House panel eyes penalty vs authors of erroneous books: 'Time to teach them a lesson'

Published June 16, 2021, 10:01 AM

by Ben Rosario

The House Committee on Public Accounts is eyeing the imposition of penalties against persons involved in the publication and distribution of school books, learning materials and self-learning modules found to contain errors and misleading information.

“Unlike our students who are minors and are gullible to assimilate whatever is taught them in school, I believe it is now time to teach those who committed mistakes, whether intentional or not, a lesson,” Committee chairman and Probinsyano Ako Partylist Rep. Jose “Bonito” C. Singson Jr. said in his press statement on Tuesday, June 16.

Singson made this disclosure as the House panel is readying the conduct of a second hearing in connection with House Resolution 1670 on the conduct of a congressional inquiry, in aid of legislation, on a Commission on Audit annual audit report calling the attention of the Department of Education on the numerous errors found in learning materials and modules it approved, published and distributed to basic and secondary education students.

Singson said the committee also expects DepEd to justify its continued failure to comply with the provisions of Republic Act 8047 that removed from the department the responsibility of publishing books.

“The Mabalacat learning module that contained vulgarity is very alarming. While DepEd officials boasted that they corrected the error, it pains us to learn that the culprit has not been punished,” Singson said.

In last Monday’s hearing,educator Antonio Calipjo-Go reported the complaint of parents in Mabalacat, Pampanga in connection with their discovery of the insertion of a vulgar Filipino word for sexual intercourse in self-learning module (SLM) distributed to students by DepEd.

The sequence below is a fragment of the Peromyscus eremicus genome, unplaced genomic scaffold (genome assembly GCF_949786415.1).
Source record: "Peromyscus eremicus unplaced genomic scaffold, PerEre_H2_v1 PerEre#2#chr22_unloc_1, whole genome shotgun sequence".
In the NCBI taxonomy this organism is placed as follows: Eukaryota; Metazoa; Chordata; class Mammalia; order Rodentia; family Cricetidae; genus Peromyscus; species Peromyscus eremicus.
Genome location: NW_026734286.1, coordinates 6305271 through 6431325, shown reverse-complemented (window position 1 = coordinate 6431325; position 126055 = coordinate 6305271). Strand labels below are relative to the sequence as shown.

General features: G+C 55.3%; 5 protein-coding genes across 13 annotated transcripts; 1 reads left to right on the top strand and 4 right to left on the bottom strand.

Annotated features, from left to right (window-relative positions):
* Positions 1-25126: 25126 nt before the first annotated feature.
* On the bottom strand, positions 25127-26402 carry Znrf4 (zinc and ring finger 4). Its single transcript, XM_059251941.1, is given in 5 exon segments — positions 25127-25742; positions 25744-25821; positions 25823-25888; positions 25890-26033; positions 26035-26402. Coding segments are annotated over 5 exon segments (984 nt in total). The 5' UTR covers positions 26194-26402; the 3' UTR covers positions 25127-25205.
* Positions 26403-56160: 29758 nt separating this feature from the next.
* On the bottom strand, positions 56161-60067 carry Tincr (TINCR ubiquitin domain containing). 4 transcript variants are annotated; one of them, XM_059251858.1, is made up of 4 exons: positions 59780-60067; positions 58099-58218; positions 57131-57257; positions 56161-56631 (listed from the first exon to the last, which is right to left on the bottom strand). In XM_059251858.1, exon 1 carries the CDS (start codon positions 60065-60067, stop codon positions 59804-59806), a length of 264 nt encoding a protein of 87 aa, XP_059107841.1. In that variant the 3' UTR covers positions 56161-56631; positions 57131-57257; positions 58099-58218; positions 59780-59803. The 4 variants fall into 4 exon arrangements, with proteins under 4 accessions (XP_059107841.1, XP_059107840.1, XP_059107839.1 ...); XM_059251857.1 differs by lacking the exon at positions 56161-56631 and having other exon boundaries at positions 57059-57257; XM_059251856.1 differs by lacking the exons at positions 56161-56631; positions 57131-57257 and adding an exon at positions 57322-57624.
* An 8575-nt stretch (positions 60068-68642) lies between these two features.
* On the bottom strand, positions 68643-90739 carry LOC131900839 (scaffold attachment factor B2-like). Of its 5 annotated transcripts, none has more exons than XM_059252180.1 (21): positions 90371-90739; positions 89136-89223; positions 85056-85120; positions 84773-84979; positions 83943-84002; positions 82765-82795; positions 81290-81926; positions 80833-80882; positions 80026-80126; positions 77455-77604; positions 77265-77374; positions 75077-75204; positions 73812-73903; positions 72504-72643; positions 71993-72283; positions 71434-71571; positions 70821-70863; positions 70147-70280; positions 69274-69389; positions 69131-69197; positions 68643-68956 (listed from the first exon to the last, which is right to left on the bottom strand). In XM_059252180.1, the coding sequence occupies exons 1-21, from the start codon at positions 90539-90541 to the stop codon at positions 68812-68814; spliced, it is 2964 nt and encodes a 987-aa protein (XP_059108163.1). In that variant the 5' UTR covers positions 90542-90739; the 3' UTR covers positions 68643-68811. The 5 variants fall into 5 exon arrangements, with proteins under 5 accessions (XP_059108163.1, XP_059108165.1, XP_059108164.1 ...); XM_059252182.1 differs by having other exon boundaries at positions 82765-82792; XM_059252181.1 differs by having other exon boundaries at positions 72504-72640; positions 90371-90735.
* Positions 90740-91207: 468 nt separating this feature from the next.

The obscene word was used in describing what an “aswang” is and what it does.

Singson noted that DepEd Undersecretary Tonisito Umali admitted that while they have acted on the issue as early as February, 2021, the person who purposely put the vulgar word in the SLM has yet to be identified and punished.

“What he or she did was intentional, glaringly malicious and utterly despicable. Like the numerous errors found by COA in DepEd learning materials, it will be difficult for our students to unlearn what their teachers asked them to digest,” the committee chairman stressed.

To address the issue, Singson said the public accounts panel will determine whether or not there is a need to impose penalties against persons involved in the publication and distribution of books and learning materials for students in basic and secondary education.

He explained that aside from authors and writers, government officials and personnel tasked to edit, proofread, examine and approve errant books for publication and distribution should also be penalized.